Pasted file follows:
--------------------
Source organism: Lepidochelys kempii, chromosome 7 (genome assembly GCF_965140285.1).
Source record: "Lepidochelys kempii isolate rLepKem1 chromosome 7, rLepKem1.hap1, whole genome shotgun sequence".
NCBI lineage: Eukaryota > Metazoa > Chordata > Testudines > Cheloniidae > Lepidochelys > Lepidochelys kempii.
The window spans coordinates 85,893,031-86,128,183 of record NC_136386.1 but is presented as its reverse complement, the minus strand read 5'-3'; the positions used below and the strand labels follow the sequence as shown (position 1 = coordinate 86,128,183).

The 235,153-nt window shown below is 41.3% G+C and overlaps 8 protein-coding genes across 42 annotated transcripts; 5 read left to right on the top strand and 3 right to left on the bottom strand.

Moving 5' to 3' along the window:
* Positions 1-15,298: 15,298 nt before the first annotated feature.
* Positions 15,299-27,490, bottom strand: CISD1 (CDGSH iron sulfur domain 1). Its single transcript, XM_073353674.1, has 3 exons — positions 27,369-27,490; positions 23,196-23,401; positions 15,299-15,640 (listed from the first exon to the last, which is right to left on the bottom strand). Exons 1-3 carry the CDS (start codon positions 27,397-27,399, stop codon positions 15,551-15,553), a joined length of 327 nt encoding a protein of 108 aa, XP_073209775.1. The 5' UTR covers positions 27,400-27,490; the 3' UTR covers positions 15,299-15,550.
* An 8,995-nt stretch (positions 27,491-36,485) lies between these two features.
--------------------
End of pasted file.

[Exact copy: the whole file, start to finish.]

Source organism: Lepidochelys kempii, chromosome 7 (genome assembly GCF_965140285.1).
Source record: "Lepidochelys kempii isolate rLepKem1 chromosome 7, rLepKem1.hap1, whole genome shotgun sequence".
NCBI lineage: Eukaryota > Metazoa > Chordata > Testudines > Cheloniidae > Lepidochelys > Lepidochelys kempii.
The window spans coordinates 85,893,031-86,128,183 of record NC_136386.1 but is presented as its reverse complement, the minus strand read 5'-3'; the positions used below and the strand labels follow the sequence as shown (position 1 = coordinate 86,128,183).

The 235,153-nt window shown below is 41.3% G+C and overlaps 8 protein-coding genes across 42 annotated transcripts; 5 read left to right on the top strand and 3 right to left on the bottom strand.

Moving 5' to 3' along the window:
* Positions 1-15,298: 15,298 nt before the first annotated feature.
* Positions 15,299-27,490, bottom strand: CISD1 (CDGSH iron sulfur domain 1). Its single transcript, XM_073353674.1, has 3 exons — positions 27,369-27,490; positions 23,196-23,401; positions 15,299-15,640 (listed from the first exon to the last, which is right to left on the bottom strand). Exons 1-3 carry the CDS (start codon positions 27,397-27,399, stop codon positions 15,551-15,553), a joined length of 327 nt encoding a protein of 108 aa, XP_073209775.1. The 5' UTR covers positions 27,400-27,490; the 3' UTR covers positions 15,299-15,550.
* An 8,995-nt stretch (positions 27,491-36,485) lies between these two features.